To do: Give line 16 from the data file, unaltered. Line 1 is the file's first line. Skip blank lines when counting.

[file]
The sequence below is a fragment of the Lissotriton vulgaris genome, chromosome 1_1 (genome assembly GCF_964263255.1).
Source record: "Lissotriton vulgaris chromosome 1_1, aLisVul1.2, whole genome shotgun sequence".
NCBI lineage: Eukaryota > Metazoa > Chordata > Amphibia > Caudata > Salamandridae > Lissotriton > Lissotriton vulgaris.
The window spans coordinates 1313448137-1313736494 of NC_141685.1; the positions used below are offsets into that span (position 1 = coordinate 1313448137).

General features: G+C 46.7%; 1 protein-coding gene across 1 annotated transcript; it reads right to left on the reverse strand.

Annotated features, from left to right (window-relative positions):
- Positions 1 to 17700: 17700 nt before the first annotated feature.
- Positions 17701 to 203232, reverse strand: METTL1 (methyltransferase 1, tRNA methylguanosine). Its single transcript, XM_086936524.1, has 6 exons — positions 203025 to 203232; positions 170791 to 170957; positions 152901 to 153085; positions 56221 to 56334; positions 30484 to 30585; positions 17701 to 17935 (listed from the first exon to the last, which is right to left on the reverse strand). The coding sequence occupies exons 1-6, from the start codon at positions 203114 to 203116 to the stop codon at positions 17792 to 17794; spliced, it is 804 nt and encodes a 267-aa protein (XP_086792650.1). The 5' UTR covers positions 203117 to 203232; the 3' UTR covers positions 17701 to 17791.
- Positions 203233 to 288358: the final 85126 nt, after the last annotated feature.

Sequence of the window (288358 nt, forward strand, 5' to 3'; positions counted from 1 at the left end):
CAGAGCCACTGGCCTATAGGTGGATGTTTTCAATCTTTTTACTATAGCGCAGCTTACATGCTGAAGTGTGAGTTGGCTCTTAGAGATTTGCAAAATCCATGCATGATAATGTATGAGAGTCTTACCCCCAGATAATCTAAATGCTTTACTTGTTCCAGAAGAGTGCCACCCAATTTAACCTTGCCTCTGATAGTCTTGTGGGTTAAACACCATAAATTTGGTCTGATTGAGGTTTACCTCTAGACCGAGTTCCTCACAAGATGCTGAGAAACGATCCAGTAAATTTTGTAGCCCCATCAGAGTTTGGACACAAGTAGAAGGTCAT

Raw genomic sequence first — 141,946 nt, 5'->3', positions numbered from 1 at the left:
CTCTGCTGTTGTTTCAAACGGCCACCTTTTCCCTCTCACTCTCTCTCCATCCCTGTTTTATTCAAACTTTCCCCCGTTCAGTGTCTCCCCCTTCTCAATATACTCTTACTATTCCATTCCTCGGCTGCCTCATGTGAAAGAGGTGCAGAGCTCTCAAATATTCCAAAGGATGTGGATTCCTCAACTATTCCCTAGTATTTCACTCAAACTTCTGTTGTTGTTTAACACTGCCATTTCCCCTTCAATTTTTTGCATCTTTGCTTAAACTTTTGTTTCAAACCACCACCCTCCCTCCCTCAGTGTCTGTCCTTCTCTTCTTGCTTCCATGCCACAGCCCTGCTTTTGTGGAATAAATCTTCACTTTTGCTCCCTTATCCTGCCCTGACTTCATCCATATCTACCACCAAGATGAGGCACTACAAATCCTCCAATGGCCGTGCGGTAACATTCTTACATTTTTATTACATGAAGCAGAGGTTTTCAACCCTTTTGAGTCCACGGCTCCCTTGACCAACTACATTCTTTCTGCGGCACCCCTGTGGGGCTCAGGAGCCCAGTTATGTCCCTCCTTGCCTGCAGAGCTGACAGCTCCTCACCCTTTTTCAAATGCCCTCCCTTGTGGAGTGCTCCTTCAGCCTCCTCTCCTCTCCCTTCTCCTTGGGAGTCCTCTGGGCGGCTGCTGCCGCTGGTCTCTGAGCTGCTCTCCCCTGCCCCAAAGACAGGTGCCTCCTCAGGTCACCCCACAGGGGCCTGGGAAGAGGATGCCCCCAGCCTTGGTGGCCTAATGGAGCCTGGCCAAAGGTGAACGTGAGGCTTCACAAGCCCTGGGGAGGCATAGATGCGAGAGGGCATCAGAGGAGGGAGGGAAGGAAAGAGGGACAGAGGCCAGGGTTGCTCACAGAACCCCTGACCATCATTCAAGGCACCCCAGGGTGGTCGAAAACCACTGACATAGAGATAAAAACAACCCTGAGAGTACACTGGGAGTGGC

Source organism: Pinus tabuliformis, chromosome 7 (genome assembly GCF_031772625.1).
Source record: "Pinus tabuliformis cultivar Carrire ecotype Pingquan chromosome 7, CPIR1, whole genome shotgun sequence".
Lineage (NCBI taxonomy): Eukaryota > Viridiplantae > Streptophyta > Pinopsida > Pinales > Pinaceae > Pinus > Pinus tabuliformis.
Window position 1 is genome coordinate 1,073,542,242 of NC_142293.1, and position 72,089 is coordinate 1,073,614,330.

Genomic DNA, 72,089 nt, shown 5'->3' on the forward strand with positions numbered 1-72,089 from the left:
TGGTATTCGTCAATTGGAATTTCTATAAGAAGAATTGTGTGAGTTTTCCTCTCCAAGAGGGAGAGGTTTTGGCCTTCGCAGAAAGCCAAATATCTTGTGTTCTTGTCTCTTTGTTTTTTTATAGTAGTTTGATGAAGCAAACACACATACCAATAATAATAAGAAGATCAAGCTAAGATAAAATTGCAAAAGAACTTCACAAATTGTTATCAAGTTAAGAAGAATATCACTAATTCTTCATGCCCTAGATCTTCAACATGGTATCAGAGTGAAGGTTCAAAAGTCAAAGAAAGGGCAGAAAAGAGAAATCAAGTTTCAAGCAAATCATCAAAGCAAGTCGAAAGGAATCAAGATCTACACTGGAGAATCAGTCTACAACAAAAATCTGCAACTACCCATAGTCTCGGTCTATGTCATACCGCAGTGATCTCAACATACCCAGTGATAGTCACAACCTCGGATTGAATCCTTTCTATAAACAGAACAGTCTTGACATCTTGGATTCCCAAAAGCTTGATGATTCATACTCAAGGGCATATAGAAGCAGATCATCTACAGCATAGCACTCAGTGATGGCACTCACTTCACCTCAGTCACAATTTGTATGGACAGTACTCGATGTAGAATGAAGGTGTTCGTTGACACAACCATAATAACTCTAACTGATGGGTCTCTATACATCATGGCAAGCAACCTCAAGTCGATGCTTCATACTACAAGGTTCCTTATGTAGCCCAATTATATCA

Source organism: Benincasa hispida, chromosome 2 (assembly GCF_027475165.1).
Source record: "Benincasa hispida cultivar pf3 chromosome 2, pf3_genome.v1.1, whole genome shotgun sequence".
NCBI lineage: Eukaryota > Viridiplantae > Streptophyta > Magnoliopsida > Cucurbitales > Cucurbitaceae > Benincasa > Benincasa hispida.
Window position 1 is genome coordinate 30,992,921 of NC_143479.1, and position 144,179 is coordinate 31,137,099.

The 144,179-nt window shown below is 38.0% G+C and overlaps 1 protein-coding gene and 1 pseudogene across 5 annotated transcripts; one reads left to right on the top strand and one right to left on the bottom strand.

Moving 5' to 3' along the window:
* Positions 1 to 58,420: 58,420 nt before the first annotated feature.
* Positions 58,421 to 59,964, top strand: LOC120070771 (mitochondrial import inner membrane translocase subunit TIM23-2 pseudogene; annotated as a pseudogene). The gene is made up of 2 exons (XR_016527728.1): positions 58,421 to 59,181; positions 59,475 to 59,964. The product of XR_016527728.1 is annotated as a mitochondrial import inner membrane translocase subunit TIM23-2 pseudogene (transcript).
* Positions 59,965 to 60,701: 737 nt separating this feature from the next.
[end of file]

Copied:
Lineage (NCBI taxonomy): Eukaryota > Viridiplantae > Streptophyta > Pinopsida > Pinales > Pinaceae > Pinus > Pinus tabuliformis.